Skip to navigationSkip to content

Republican lawmakers may not trust science, but they do believe in magic

US Library of Congress, Prints and Photographs
“Magic is an art that transforms the ordinary into the extraordinary.”
  • Jake Flanagin
By Jake Flanagin


Published This article is more than 2 years old.

A group of Republican congressmen have submitted a resolution calling for the recognition of magic as a “rare and valuable art form.”

Texas representative Pete Sessions and six GOP cosponsors write that “magic is an art form with the unique power and potential to impact the lives of all people,” enabling them to “experience the impossible,” and having a “significant impact on other art forms.”

The resolution ultimately calls for congressional recognition of magic as a “national treasure,” and calls for efforts to “make certain magic is preserved, understood, and promulgated.”

The veneration of magic is in stark contrast to the hostility toward science from the Republican-dominated House of Representatives, which has repeatedly scoffed at the scientific consensus on anthropogenic climate change. The House Science Committee even subpoenaed scientists who published research debunking a popular climate change denier theory.

Among the co-sponsors of House Resolution 642, “Recognizing magic as a rare and valuable art form and national treasure,” Idaho’s Mike Simpson claims that “there is widespread disagreement as to the magnitude of human influence on the climate and the degree to which any effort by humanity to reduce carbon output would slow or reverse the effects of climate change.”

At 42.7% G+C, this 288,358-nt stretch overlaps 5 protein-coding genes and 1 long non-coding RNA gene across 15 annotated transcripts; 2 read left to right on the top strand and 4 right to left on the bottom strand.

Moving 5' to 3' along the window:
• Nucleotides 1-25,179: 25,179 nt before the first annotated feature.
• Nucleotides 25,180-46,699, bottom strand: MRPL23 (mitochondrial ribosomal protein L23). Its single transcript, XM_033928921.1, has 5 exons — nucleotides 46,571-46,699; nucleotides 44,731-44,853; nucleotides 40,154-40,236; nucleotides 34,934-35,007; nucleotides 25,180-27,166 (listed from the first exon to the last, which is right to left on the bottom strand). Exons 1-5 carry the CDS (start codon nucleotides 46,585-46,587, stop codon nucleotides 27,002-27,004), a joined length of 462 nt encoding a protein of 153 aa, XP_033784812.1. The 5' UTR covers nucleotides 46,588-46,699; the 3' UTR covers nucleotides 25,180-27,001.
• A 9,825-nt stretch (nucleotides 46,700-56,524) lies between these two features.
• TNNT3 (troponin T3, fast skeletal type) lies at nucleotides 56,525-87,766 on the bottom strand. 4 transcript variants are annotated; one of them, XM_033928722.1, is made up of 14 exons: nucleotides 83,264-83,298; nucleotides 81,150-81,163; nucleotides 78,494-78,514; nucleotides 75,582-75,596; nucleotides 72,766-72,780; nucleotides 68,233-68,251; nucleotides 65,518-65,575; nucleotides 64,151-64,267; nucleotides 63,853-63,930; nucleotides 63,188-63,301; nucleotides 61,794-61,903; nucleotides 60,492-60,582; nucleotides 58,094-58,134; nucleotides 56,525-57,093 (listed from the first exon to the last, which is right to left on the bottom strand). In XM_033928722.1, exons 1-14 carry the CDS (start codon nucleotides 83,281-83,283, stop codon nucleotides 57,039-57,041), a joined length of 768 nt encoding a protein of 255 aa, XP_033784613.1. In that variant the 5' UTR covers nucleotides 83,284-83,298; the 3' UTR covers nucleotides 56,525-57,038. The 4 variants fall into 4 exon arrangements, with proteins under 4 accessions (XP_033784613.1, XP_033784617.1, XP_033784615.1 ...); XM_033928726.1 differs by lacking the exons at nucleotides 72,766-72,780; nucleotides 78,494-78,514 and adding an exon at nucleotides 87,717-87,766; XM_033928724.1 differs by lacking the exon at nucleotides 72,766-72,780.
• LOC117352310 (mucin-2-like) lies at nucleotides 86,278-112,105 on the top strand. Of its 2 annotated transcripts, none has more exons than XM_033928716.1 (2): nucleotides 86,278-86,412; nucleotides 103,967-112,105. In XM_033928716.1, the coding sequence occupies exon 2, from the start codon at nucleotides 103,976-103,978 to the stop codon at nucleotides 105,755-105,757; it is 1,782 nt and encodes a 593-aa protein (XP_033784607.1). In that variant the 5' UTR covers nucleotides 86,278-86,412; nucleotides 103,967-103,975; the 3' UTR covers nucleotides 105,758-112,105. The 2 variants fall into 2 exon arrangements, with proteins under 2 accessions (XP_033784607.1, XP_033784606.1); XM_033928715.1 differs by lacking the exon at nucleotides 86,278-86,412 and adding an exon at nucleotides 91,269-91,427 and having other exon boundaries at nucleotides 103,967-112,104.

And Ken Buck of Colorado has publicly applauded Oklahoma senator Jim Inhofe, who attempted to disprove climate change by bringing a snowball out onto the Senate floor. “Inhofe was the first person to stand up and say this global warming is the greatest hoax that has been perpetrated,” Buck said. “The evidence just keeps supporting his view, and more and more people’s view, of what’s going on.”

Sessions, meanwhile, is quite a magic fan: In 2014 he read into the Congressional Record a statement honoring Dal Sanders, president of the Society of American Magicians.

“The art of magic has been around for centuries and is intended to entertain audiences with the staging of tricks and creating seemingly impossible illusions,” Sessions said in 2014. He could have just as easily been describing politics.

📬 Kick off each morning with coffee and the Daily Brief (BYO coffee).

By providing your email, you agree to the Quartz Privacy Policy.